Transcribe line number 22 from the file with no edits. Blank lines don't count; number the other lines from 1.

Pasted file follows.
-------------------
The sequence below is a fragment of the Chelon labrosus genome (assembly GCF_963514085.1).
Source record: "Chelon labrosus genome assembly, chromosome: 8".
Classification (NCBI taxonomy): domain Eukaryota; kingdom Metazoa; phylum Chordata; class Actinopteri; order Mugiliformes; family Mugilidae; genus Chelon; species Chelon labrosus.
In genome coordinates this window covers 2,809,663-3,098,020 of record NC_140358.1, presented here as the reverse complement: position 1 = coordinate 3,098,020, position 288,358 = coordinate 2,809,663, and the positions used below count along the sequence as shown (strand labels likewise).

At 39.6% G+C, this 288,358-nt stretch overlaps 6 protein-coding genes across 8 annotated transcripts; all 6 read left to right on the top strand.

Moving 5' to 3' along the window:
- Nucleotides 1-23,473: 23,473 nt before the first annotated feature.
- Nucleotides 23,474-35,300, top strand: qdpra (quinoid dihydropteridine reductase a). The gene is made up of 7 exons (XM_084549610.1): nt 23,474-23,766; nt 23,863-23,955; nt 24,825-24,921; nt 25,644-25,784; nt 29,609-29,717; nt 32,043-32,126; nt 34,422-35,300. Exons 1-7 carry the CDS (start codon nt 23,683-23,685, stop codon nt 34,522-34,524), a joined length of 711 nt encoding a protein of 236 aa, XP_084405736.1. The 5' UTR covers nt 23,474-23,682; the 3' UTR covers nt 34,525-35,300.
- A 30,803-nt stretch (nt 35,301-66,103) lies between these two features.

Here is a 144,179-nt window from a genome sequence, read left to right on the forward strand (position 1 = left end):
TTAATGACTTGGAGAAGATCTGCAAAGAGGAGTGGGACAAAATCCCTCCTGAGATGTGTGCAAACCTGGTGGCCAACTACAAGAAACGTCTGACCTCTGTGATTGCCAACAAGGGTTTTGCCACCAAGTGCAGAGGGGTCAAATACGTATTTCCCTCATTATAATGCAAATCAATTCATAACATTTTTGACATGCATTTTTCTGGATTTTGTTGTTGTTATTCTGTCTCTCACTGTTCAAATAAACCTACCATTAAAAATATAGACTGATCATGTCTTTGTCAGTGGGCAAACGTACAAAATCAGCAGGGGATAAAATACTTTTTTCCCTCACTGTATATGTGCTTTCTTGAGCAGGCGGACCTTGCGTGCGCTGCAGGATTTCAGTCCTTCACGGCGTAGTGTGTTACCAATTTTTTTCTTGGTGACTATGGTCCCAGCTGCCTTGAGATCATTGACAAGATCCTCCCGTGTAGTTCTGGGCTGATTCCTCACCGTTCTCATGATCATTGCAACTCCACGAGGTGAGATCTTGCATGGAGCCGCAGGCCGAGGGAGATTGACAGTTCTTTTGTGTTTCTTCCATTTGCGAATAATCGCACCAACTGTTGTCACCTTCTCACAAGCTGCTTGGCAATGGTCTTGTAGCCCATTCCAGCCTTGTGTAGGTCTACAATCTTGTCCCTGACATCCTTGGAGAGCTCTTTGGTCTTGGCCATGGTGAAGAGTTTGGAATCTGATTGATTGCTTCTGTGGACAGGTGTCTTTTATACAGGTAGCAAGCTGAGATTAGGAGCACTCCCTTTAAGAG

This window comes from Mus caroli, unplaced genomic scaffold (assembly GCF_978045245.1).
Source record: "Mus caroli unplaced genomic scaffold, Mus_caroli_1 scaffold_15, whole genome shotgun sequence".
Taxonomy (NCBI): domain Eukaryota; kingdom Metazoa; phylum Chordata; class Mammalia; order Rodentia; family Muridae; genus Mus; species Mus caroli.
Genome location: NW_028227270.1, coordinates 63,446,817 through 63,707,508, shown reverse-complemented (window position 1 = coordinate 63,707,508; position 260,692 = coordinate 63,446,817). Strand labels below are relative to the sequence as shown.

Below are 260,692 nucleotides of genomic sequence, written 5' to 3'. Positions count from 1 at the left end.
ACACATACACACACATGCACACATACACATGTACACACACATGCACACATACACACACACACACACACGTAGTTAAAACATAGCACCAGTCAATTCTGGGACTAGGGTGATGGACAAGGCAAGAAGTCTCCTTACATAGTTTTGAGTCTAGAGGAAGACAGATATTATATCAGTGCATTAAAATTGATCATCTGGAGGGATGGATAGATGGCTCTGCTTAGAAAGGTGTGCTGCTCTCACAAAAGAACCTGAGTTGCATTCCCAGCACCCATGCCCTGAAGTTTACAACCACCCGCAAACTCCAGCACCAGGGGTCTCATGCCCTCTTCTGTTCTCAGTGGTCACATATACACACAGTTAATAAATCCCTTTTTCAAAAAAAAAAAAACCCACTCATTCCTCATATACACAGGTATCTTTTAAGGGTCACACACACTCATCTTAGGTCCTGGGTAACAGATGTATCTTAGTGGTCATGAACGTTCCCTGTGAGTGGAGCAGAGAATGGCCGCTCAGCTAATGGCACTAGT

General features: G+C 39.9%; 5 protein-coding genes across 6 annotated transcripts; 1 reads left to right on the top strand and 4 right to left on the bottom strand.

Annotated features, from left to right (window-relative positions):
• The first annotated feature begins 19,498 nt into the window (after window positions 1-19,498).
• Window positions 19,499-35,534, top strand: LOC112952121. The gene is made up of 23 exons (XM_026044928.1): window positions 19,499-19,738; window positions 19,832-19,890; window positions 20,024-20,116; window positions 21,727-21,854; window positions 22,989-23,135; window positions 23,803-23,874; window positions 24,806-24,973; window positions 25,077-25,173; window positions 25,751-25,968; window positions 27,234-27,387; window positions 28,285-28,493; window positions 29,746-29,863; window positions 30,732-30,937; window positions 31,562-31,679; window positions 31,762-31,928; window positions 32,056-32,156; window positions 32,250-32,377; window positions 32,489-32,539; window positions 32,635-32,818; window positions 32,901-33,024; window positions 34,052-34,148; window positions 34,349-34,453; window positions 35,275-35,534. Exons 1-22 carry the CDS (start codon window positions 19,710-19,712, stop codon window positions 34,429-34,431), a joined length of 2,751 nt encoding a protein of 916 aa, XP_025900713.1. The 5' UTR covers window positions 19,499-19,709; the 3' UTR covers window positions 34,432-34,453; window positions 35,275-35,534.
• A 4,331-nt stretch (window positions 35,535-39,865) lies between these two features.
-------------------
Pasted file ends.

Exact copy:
• A 4,331-nt stretch (window positions 35,535-39,865) lies between these two features.